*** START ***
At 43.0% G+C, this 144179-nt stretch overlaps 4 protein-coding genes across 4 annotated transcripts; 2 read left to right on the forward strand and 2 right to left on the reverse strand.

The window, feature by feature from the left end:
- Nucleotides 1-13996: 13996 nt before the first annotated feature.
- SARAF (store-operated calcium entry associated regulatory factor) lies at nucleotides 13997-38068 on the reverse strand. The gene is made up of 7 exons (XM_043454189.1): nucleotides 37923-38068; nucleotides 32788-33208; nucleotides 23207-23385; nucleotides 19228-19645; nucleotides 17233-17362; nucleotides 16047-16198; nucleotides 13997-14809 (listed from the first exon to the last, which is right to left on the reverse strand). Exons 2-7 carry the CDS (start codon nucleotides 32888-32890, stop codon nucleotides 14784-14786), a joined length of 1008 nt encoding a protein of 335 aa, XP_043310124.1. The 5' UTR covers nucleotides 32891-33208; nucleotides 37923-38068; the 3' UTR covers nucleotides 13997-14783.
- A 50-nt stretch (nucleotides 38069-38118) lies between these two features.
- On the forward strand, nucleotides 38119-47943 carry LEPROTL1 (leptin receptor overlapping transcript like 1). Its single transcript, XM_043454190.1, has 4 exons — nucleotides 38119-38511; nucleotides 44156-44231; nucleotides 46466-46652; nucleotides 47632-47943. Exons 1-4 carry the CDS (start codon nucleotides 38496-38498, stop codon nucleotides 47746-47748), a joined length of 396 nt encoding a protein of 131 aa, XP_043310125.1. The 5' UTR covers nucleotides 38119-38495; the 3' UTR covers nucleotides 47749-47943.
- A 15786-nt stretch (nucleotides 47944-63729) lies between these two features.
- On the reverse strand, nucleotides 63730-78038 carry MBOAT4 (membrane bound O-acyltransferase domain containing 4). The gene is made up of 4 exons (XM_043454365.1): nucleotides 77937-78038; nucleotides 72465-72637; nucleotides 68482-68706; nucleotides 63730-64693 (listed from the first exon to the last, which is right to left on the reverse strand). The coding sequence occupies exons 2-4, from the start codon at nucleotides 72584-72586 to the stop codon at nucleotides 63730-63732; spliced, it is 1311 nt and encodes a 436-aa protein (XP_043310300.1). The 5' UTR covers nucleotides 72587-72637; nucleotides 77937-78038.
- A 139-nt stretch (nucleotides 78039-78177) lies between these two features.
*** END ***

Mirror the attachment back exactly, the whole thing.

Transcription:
At 43.0% G+C, this 144179-nt stretch overlaps 4 protein-coding genes across 4 annotated transcripts; 2 read left to right on the forward strand and 2 right to left on the reverse strand.

The window, feature by feature from the left end:
- Nucleotides 1-13996: 13996 nt before the first annotated feature.
- SARAF (store-operated calcium entry associated regulatory factor) lies at nucleotides 13997-38068 on the reverse strand. The gene is made up of 7 exons (XM_043454189.1): nucleotides 37923-38068; nucleotides 32788-33208; nucleotides 23207-23385; nucleotides 19228-19645; nucleotides 17233-17362; nucleotides 16047-16198; nucleotides 13997-14809 (listed from the first exon to the last, which is right to left on the reverse strand). Exons 2-7 carry the CDS (start codon nucleotides 32888-32890, stop codon nucleotides 14784-14786), a joined length of 1008 nt encoding a protein of 335 aa, XP_043310124.1. The 5' UTR covers nucleotides 32891-33208; nucleotides 37923-38068; the 3' UTR covers nucleotides 13997-14783.
- A 50-nt stretch (nucleotides 38069-38118) lies between these two features.
- On the forward strand, nucleotides 38119-47943 carry LEPROTL1 (leptin receptor overlapping transcript like 1). Its single transcript, XM_043454190.1, has 4 exons — nucleotides 38119-38511; nucleotides 44156-44231; nucleotides 46466-46652; nucleotides 47632-47943. Exons 1-4 carry the CDS (start codon nucleotides 38496-38498, stop codon nucleotides 47746-47748), a joined length of 396 nt encoding a protein of 131 aa, XP_043310125.1. The 5' UTR covers nucleotides 38119-38495; the 3' UTR covers nucleotides 47749-47943.
- A 15786-nt stretch (nucleotides 47944-63729) lies between these two features.
- On the reverse strand, nucleotides 63730-78038 carry MBOAT4 (membrane bound O-acyltransferase domain containing 4). The gene is made up of 4 exons (XM_043454365.1): nucleotides 77937-78038; nucleotides 72465-72637; nucleotides 68482-68706; nucleotides 63730-64693 (listed from the first exon to the last, which is right to left on the reverse strand). The coding sequence occupies exons 2-4, from the start codon at nucleotides 72584-72586 to the stop codon at nucleotides 63730-63732; spliced, it is 1311 nt and encodes a 436-aa protein (XP_043310300.1). The 5' UTR covers nucleotides 72587-72637; nucleotides 77937-78038.
- A 139-nt stretch (nucleotides 78039-78177) lies between these two features.